Major works of Nagarjuna
Acharya Nagarjuna contributed significantly to the development of Buddhist philosophy. His profound works are highly regarded in the realms of philosophy and spirituality, with his primary contributions focused on the concept of śūnyatā, or “emptiness.”
Mūlamadhyamakakārikā (Fundamental Verses on the Middle Way): This is Nagarjuna’s magnum opus, in which he establishes the philosophy of the “Middle Way” or Madhyamaka. This text elucidates the concept of “emptiness” (śūnyatā), arguing that all phenomena are void of “svabhāva” or inherent existence or essence. This work is a critical analysis of various categories of experience and reality, leading to profound and often paradoxical conclusions about the nature of existence.
Vigrahavyāvartanī (The End of Disputes): This shorter work is a self-contained argument on the nature of perception and the problems of metaphysics. Nagarjuna addresses criticisms of the Madhyamaka viewpoint, defending the theory of emptiness against objections.
Śūnyatāsaptati (Seventy Verses on Emptiness): A verse text, this work is a further elucidation of the theory of emptiness, underscoring the central Madhyamaka doctrine that all phenomena are void of inherent existence.
Yuktisastika (Sixty Verses on Reasoning): This text emphasizes the importance of correct reasoning in understanding and practicing the Buddhist path, and it also elaborates on the concept of emptiness.
Ratnāvalī (Precious Garland): Composed as an advice to a king, this work provides ethical guidelines for rulers, presents the path to enlightenment, and explains the philosophy of the “perfection of wisdom.”
Pratītyasamutpādahṛdayakārika (Constituents of Dependent Arising): This work articulates the fundamental Buddhist doctrine of dependent origination, furthering its philosophical interpretation.
Akutobhayā (The Unceasing): This is a commentary on the Perfection of Wisdom, and is written in the form of a dialogue. It is significant for its explication of the Madhyamaka interpretation of the Perfection of Wisdom.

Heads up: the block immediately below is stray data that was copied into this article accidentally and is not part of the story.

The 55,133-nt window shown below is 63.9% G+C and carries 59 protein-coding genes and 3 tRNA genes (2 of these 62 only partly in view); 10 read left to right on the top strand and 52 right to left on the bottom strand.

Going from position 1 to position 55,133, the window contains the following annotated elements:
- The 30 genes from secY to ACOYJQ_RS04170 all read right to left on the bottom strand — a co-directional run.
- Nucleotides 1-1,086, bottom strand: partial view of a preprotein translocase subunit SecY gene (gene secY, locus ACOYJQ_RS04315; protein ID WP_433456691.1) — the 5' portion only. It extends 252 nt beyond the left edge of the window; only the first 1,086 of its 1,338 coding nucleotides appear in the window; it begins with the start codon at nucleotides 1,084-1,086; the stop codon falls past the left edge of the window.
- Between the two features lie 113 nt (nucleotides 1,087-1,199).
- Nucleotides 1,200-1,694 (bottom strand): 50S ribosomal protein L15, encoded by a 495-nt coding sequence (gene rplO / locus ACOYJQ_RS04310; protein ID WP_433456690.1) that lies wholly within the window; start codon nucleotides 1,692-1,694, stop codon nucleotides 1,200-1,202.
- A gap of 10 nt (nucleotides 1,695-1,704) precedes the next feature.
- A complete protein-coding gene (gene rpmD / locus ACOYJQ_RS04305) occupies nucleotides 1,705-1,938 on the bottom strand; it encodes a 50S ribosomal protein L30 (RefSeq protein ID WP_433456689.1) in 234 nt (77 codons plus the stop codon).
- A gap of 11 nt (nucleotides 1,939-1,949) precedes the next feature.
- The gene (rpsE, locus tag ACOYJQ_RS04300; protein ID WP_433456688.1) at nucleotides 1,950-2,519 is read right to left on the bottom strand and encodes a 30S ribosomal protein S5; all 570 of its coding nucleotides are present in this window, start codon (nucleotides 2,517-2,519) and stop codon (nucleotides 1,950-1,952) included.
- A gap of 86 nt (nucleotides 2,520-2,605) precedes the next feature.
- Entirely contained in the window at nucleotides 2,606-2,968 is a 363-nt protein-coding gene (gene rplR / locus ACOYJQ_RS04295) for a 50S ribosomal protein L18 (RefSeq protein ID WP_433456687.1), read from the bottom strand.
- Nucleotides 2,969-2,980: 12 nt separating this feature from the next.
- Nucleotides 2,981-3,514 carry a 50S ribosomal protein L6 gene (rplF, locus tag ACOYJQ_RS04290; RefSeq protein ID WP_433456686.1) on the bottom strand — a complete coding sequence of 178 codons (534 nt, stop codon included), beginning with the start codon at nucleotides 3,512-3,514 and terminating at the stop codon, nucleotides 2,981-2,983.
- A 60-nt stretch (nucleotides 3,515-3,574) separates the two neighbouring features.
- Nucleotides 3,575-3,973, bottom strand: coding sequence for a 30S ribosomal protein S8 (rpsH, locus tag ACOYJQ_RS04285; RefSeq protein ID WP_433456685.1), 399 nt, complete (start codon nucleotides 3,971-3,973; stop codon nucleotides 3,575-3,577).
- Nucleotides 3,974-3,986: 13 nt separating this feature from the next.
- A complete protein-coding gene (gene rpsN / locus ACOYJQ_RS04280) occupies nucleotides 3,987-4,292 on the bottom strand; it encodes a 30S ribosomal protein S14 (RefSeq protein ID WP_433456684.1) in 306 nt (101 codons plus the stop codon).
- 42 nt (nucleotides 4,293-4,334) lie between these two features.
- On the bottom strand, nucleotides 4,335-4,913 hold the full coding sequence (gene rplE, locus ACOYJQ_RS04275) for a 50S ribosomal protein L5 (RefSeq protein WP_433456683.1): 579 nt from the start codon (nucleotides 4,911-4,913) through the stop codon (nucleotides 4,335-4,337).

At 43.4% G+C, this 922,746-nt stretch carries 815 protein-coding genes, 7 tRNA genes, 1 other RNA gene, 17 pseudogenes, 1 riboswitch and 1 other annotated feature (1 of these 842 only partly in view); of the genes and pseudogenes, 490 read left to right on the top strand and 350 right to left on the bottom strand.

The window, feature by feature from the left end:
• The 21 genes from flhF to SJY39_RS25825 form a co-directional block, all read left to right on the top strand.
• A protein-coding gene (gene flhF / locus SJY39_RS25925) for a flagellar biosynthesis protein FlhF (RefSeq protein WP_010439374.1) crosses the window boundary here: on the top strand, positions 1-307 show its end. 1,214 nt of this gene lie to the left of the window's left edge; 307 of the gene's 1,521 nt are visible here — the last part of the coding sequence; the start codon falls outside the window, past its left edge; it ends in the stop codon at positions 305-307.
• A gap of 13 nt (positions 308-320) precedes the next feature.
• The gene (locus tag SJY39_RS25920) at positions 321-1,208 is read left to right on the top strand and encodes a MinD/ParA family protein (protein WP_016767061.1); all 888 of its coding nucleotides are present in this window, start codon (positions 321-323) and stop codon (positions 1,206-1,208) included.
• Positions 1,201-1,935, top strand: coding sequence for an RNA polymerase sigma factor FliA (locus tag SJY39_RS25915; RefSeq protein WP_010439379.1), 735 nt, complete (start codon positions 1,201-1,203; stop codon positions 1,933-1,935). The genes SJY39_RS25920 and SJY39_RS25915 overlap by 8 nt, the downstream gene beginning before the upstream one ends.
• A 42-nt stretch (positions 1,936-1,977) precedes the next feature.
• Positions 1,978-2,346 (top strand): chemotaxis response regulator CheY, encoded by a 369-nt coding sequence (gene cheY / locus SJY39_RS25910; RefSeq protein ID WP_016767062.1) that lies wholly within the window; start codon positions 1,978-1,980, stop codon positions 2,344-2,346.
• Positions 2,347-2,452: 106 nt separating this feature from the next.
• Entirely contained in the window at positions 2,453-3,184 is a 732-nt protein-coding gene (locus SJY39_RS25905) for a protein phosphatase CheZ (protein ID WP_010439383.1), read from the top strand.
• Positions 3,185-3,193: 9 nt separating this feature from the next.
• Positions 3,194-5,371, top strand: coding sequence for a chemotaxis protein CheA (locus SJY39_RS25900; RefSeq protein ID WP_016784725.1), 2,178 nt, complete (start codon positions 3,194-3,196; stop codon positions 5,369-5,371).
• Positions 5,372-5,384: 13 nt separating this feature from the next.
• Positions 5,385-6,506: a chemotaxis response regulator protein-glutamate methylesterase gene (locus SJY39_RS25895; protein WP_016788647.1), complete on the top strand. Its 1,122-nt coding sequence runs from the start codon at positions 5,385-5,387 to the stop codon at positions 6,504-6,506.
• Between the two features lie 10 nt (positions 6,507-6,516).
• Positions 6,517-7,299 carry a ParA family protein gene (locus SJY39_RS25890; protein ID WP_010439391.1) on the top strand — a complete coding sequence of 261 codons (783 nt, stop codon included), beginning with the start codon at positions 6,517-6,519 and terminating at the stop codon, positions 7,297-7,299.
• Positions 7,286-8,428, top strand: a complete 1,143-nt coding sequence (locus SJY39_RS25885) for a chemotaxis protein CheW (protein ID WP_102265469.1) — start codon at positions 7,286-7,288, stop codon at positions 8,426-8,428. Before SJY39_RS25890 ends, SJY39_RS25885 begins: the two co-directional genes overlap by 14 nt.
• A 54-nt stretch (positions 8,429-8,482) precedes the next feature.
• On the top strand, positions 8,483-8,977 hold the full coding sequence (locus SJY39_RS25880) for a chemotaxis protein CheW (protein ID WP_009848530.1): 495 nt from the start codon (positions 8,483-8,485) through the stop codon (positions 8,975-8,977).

Bodhisambhāra (Preparation for Enlightenment): This text elucidates the practices and virtues required for attaining enlightenment.
These works, along with several others attributed to Nagarjuna, form the backbone of the Madhyamaka tradition and continue to be influential in both academic and spiritual circles. They demonstrate Nagarjuna’s acute philosophical acumen and deep understanding of Buddhist teachings. His interpretations of śūnyatā and dependent origination have been integral to the development of Mahāyāna Buddhism, profoundly influencing Buddhist thought in China, India, Tibet, Japan and Korea.
Nagarjuna as friend of Nagas
According to traditional narratives, Nagarjuna is often depicted as a “friend of the Nāgas,” a role that has both symbolic and legendary implications.
From a mythological standpoint, the stories about Nagarjuna’s relationship with the Nāgas are rich and multilayered. Perhaps the most famous narrative recounts that Nagarjuna received the Prajñāpāramitā sūtras (Heart Sutra), the seminal texts of Mahāyāna Buddhism, from the Nāgas. According to this legend, the Nāgas had been safeguarding these texts at the bottom of the ocean until a worthy recipient could be found. Nagarjuna was deemed worthy due to his deep understanding and spiritual accomplishments, and thus, the Nāgas bestowed the texts upon him. This narrative underscores Nagarjuna’s stature and role in the transmission of Mahāyāna teachings.
On a symbolic level, the title “friend of the Nāgas” also signifies Nagarjuna’s wisdom and his connection to the hidden or profound aspects of reality. In Buddhist iconography, Nāgas often symbolize the forces of the earth and the waters—elements associated with fertility, transformation and the unconscious. Hence, Nagarjuna’s association with the Nāgas suggests his ability to access and articulate profound truths, embodying the wisdom that penetrates the deepest layers of existence.
Moreover, the association between Nagarjuna and the Nāgas underscores the integral relationship between the human realm and the natural world. The Nāgas, as semi-divine beings associated with water and the underworld, represent elements of nature that are revered and respected. Nagarjuna’s friendship with the Nāgas can be seen as a metaphor for a balanced and respectful relationship with natural forces.
You can also refer to:
- Mūlamadhyamakakārikā (Fundamental Verses on the Middle Way): https://en.wikipedia.org/wiki/M%C5%ABlamadhyamakak%C4%81rik%C4%81
- Vigrahavyāvartanī (The End of Disputes): https://www.academia.edu/33984462/The_Dispeller_of_Disuputes_N%C4%81g%C4%81rjunas_Vigrahavy%C4%81vartan%C4%AB_Translation_and_commentary_by_Jan_Westerhoff
- Madhyamaka school: https://plato.stanford.edu/entries/madhyamaka/